PATRICIA RHODES (May 23) is quite right to point out the lack of attention to mental illness in the National Pastoral Congress report, and the apparent confusion between mental illness and mental handicap. Pressure of time and some editorial difficulties in producing the final reports, were the culprits In the more detailed topic reports, I believe, both subjects are dealt with, and dealt with separately. On menial illness, Topic five of sector C affirmed strongly the neglected rights of mentally ill within the Church. It also requested that a working party should be set up.
The social Welfare Commission has already plans in hand for a
working party on thi subject, which may well fulfil the request made to the, Bishops. if they should so decide.
Nicholas Conte Secretary, Social Welfare Commission
W. FERNEE (June 6) echoes the concern of many parents and others involved n the care of the mentally handicapped. A separate and equally worthy area for concern is that of the mentally ill.
May I refer you and all who would like to be better informed to the very helpful leaflet The Handicapped Person in the Church published by the Social Welfare Commission, 1980, which also makes practical suggestions for ways in which we can 'actively recognise the dignity and value of handicapped people :. and ensure that they are not deprived of opportunities to participate as fully as possible in the mission of the Church in the world'.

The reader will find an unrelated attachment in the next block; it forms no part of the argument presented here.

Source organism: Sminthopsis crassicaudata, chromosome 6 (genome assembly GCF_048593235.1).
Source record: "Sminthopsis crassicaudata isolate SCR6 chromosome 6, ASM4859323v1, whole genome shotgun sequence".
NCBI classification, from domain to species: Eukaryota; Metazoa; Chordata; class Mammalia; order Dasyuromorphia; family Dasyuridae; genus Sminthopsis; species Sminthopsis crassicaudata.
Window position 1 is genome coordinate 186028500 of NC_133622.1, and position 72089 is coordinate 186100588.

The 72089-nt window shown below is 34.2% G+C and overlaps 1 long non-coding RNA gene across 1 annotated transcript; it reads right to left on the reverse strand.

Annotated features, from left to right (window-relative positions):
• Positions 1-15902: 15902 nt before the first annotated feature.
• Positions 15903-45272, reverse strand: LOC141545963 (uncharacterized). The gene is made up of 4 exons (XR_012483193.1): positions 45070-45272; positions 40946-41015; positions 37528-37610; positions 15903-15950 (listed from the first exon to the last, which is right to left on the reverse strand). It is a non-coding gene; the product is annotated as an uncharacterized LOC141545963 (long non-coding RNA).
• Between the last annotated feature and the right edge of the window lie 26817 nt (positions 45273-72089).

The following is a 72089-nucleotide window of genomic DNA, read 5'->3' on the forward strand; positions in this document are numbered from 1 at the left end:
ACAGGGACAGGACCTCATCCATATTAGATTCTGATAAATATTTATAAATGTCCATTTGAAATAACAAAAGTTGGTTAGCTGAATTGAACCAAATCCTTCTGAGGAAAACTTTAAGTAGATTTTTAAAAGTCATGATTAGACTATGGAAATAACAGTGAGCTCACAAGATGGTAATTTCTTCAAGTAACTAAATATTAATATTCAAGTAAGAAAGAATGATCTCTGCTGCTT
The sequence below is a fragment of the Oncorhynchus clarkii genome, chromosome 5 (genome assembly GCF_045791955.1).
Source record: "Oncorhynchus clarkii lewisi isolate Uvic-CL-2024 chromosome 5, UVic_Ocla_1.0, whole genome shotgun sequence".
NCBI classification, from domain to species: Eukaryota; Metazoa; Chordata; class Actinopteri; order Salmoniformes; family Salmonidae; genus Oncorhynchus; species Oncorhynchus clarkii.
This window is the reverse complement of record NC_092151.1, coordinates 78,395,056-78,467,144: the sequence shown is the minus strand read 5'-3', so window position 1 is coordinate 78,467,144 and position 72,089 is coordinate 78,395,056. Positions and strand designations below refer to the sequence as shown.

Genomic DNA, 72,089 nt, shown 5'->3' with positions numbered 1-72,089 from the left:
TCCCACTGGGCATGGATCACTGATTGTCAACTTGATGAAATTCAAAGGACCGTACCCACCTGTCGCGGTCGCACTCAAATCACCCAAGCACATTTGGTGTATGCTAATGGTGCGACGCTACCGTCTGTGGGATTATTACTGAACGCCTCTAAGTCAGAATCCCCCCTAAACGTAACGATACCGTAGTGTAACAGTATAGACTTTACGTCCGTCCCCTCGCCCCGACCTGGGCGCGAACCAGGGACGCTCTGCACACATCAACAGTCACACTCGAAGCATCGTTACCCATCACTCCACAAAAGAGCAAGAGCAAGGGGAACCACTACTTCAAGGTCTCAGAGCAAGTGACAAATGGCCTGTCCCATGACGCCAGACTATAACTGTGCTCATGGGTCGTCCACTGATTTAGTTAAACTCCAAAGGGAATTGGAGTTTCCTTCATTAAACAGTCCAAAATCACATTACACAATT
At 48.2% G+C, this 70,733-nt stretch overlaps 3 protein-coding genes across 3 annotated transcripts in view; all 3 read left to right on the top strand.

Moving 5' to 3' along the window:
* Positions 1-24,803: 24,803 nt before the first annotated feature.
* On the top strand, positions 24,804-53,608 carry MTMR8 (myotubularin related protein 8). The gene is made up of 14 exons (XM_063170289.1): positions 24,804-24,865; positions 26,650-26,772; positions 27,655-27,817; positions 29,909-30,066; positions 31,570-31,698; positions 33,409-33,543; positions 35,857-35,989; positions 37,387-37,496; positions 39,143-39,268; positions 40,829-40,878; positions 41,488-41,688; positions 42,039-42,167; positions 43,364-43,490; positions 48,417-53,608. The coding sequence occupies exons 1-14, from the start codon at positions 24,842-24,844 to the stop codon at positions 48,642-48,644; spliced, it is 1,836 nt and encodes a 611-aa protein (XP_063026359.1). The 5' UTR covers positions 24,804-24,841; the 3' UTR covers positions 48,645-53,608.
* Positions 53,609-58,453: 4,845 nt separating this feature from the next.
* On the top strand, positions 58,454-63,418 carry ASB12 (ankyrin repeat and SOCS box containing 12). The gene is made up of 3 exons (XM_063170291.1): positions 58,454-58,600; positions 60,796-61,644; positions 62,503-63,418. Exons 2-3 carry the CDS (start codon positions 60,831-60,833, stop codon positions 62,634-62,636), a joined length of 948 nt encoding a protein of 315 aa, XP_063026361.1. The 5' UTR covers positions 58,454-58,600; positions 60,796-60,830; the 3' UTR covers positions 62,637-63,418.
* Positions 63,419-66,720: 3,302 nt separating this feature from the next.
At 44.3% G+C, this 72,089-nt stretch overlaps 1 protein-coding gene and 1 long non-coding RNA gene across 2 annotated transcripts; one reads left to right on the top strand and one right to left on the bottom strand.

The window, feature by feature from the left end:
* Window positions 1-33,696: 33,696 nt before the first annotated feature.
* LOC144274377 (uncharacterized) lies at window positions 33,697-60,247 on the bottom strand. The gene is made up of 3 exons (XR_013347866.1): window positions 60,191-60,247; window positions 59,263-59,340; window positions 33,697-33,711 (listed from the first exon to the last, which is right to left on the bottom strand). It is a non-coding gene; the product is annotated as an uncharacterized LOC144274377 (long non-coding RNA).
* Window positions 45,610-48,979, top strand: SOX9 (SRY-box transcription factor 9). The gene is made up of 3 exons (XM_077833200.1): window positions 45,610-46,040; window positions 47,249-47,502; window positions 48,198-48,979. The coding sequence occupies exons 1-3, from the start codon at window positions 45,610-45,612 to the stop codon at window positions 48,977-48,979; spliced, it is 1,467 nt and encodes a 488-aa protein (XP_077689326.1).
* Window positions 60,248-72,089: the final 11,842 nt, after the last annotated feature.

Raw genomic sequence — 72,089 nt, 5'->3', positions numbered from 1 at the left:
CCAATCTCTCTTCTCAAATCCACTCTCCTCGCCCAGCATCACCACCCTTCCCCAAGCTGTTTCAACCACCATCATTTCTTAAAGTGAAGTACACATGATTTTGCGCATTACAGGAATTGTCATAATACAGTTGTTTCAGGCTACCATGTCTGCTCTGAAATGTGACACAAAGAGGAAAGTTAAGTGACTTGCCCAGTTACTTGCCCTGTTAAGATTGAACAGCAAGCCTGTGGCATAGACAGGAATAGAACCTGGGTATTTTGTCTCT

Another way of becoming better informed is actual involvement in those (separate) residential establishments that cater for the mentally sick and the mentally handicapped. Voluntary workers are normally welcomed and often there is a specific ally appointed co-ordinator of voluntary services to ensure that the best use of volunteers is made.
Joy Abhati Cardiff.